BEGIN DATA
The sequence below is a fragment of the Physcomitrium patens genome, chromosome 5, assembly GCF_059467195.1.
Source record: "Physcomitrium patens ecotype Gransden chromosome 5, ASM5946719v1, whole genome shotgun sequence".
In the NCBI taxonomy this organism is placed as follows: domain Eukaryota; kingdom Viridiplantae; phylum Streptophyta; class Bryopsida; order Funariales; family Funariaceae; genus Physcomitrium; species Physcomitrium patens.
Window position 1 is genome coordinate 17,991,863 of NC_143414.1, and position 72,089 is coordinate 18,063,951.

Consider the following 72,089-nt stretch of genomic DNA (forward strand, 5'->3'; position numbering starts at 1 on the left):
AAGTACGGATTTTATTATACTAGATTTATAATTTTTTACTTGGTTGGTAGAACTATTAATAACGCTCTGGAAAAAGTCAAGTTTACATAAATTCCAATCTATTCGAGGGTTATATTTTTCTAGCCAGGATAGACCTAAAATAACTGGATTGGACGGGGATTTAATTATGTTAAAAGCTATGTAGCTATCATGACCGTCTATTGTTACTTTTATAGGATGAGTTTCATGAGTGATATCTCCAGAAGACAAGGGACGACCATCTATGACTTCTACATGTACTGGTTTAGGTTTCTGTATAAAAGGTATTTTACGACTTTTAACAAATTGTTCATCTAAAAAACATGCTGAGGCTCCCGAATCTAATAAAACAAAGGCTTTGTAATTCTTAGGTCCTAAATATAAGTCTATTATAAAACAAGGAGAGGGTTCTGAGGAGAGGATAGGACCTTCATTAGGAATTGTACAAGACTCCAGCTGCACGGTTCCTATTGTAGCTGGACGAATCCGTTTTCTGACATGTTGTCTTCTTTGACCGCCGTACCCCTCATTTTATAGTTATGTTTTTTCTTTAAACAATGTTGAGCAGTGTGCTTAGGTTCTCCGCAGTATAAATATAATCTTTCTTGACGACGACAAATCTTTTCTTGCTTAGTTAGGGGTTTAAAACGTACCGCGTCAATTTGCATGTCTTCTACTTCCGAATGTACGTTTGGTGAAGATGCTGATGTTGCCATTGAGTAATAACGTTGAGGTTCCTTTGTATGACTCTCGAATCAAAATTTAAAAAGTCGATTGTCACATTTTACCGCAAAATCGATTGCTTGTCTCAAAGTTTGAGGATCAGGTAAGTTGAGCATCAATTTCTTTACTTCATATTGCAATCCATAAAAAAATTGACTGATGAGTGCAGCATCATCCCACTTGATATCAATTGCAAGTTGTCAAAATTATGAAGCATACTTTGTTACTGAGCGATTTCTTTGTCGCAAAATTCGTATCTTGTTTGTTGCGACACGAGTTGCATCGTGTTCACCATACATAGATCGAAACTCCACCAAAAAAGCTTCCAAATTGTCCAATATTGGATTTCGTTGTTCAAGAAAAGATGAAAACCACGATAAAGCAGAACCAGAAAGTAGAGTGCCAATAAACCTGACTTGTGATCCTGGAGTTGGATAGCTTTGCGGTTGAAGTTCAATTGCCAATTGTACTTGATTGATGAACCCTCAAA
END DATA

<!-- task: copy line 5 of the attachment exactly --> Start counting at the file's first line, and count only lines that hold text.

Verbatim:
Consider the following 72,089-nt stretch of genomic DNA (forward strand, 5'->3'; position numbering starts at 1 on the left):